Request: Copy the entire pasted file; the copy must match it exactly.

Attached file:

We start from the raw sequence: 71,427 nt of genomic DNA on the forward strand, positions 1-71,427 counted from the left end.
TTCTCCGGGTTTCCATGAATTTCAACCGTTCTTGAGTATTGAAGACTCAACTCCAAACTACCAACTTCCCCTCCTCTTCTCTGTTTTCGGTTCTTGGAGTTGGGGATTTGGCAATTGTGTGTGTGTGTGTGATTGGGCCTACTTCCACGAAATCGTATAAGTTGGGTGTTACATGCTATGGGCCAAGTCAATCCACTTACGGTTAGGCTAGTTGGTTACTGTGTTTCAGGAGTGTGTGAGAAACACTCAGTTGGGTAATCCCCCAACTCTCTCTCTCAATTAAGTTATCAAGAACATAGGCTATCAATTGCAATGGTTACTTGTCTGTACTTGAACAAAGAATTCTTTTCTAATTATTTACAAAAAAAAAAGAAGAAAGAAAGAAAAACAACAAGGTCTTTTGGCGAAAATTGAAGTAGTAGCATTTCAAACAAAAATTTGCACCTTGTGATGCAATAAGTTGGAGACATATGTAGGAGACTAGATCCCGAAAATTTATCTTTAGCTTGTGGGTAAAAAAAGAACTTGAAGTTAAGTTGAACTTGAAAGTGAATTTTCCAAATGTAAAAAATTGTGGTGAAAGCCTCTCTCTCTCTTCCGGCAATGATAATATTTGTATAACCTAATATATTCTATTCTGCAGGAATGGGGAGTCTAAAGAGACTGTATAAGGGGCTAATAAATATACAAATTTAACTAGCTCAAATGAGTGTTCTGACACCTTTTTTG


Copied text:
We start from the raw sequence: 71,427 nt of genomic DNA on the forward strand, positions 1-71,427 counted from the left end.
TTCTCCGGGTTTCCATGAATTTCAACCGTTCTTGAGTATTGAAGACTCAACTCCAAACTACCAACTTCCCCTCCTCTTCTCTGTTTTCGGTTCTTGGAGTTGGGGATTTGGCAATTGTGTGTGTGTGTGTGATTGGGCCTACTTCCACGAAATCGTATAAGTTGGGTGTTACATGCTATGGGCCAAGTCAATCCACTTACGGTTAGGCTAGTTGGTTACTGTGTTTCAGGAGTGTGTGAGAAACACTCAGTTGGGTAATCCCCCAACTCTCTCTCTCAATTAAGTTATCAAGAACATAGGCTATCAATTGCAATGGTTACTTGTCTGTACTTGAACAAAGAATTCTTTTCTAATTATTTACAAAAAAAAAAGAAGAAAGAAAGAAAAACAACAAGGTCTTTTGGCGAAAATTGAAGTAGTAGCATTTCAAACAAAAATTTGCACCTTGTGATGCAATAAGTTGGAGACATATGTAGGAGACTAGATCCCGAAAATTTATCTTTAGCTTGTGGGTAAAAAAAGAACTTGAAGTTAAGTTGAACTTGAAAGTGAATTTTCCAAATGTAAAAAATTGTGGTGAAAGCCTCTCTCTCTCTTCCGGCAATGATAATATTTGTATAACCTAATATATTCTATTCTGCAGGAATGGGGAGTCTAAAGAGACTGTATAAGGGGCTAATAAATATACAAATTTAACTAGCTCAAATGAGTGTTCTGACACCTTTTTTG